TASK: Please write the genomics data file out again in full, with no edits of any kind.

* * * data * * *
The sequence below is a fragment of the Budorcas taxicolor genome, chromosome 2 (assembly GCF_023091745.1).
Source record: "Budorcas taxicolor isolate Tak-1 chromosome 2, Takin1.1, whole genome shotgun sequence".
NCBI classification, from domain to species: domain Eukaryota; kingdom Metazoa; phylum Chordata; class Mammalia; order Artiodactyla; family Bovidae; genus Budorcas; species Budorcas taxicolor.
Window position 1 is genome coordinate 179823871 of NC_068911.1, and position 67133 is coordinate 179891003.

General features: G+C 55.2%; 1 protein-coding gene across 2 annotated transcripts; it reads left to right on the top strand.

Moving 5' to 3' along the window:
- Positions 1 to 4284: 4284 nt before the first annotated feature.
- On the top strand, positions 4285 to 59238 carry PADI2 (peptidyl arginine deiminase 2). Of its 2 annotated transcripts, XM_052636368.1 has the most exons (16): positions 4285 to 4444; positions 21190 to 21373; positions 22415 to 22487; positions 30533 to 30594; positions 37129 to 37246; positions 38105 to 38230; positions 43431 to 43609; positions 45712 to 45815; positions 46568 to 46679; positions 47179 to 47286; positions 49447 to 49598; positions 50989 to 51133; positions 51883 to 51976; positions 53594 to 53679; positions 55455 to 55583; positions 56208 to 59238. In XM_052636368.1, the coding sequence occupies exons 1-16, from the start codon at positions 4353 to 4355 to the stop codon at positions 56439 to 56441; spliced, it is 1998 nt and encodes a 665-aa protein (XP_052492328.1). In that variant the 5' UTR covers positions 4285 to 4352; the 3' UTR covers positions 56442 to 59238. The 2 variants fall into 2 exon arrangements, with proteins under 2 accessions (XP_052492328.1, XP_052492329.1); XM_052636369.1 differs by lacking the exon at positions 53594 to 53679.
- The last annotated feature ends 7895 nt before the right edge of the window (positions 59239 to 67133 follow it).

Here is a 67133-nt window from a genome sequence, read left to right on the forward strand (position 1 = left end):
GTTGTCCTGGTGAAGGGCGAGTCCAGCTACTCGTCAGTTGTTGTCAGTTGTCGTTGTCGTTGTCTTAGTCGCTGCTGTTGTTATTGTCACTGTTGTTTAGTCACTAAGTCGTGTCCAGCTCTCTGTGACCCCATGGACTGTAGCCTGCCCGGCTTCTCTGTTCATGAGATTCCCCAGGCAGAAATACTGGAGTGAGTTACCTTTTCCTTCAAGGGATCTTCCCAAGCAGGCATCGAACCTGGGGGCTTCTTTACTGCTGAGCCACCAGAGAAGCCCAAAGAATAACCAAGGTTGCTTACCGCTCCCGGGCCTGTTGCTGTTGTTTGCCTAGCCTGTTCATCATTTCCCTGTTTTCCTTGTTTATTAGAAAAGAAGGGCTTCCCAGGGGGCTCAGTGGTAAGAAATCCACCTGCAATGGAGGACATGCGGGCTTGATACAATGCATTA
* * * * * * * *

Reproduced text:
The sequence below is a fragment of the Budorcas taxicolor genome, chromosome 2 (assembly GCF_023091745.1).
Source record: "Budorcas taxicolor isolate Tak-1 chromosome 2, Takin1.1, whole genome shotgun sequence".
NCBI classification, from domain to species: domain Eukaryota; kingdom Metazoa; phylum Chordata; class Mammalia; order Artiodactyla; family Bovidae; genus Budorcas; species Budorcas taxicolor.
Window position 1 is genome coordinate 179823871 of NC_068911.1, and position 67133 is coordinate 179891003.

General features: G+C 55.2%; 1 protein-coding gene across 2 annotated transcripts; it reads left to right on the top strand.

Moving 5' to 3' along the window:
- Positions 1 to 4284: 4284 nt before the first annotated feature.
- On the top strand, positions 4285 to 59238 carry PADI2 (peptidyl arginine deiminase 2). Of its 2 annotated transcripts, XM_052636368.1 has the most exons (16): positions 4285 to 4444; positions 21190 to 21373; positions 22415 to 22487; positions 30533 to 30594; positions 37129 to 37246; positions 38105 to 38230; positions 43431 to 43609; positions 45712 to 45815; positions 46568 to 46679; positions 47179 to 47286; positions 49447 to 49598; positions 50989 to 51133; positions 51883 to 51976; positions 53594 to 53679; positions 55455 to 55583; positions 56208 to 59238. In XM_052636368.1, the coding sequence occupies exons 1-16, from the start codon at positions 4353 to 4355 to the stop codon at positions 56439 to 56441; spliced, it is 1998 nt and encodes a 665-aa protein (XP_052492328.1). In that variant the 5' UTR covers positions 4285 to 4352; the 3' UTR covers positions 56442 to 59238. The 2 variants fall into 2 exon arrangements, with proteins under 2 accessions (XP_052492328.1, XP_052492329.1); XM_052636369.1 differs by lacking the exon at positions 53594 to 53679.
- The last annotated feature ends 7895 nt before the right edge of the window (positions 59239 to 67133 follow it).

Here is a 67133-nt window from a genome sequence, read left to right on the forward strand (position 1 = left end):
GTTGTCCTGGTGAAGGGCGAGTCCAGCTACTCGTCAGTTGTTGTCAGTTGTCGTTGTCGTTGTCTTAGTCGCTGCTGTTGTTATTGTCACTGTTGTTTAGTCACTAAGTCGTGTCCAGCTCTCTGTGACCCCATGGACTGTAGCCTGCCCGGCTTCTCTGTTCATGAGATTCCCCAGGCAGAAATACTGGAGTGAGTTACCTTTTCCTTCAAGGGATCTTCCCAAGCAGGCATCGAACCTGGGGGCTTCTTTACTGCTGAGCCACCAGAGAAGCCCAAAGAATAACCAAGGTTGCTTACCGCTCCCGGGCCTGTTGCTGTTGTTTGCCTAGCCTGTTCATCATTTCCCTGTTTTCCTTGTTTATTAGAAAAGAAGGGCTTCCCAGGGGGCTCAGTGGTAAGAAATCCACCTGCAATGGAGGACATGCGGGCTTGATACAATGCATTA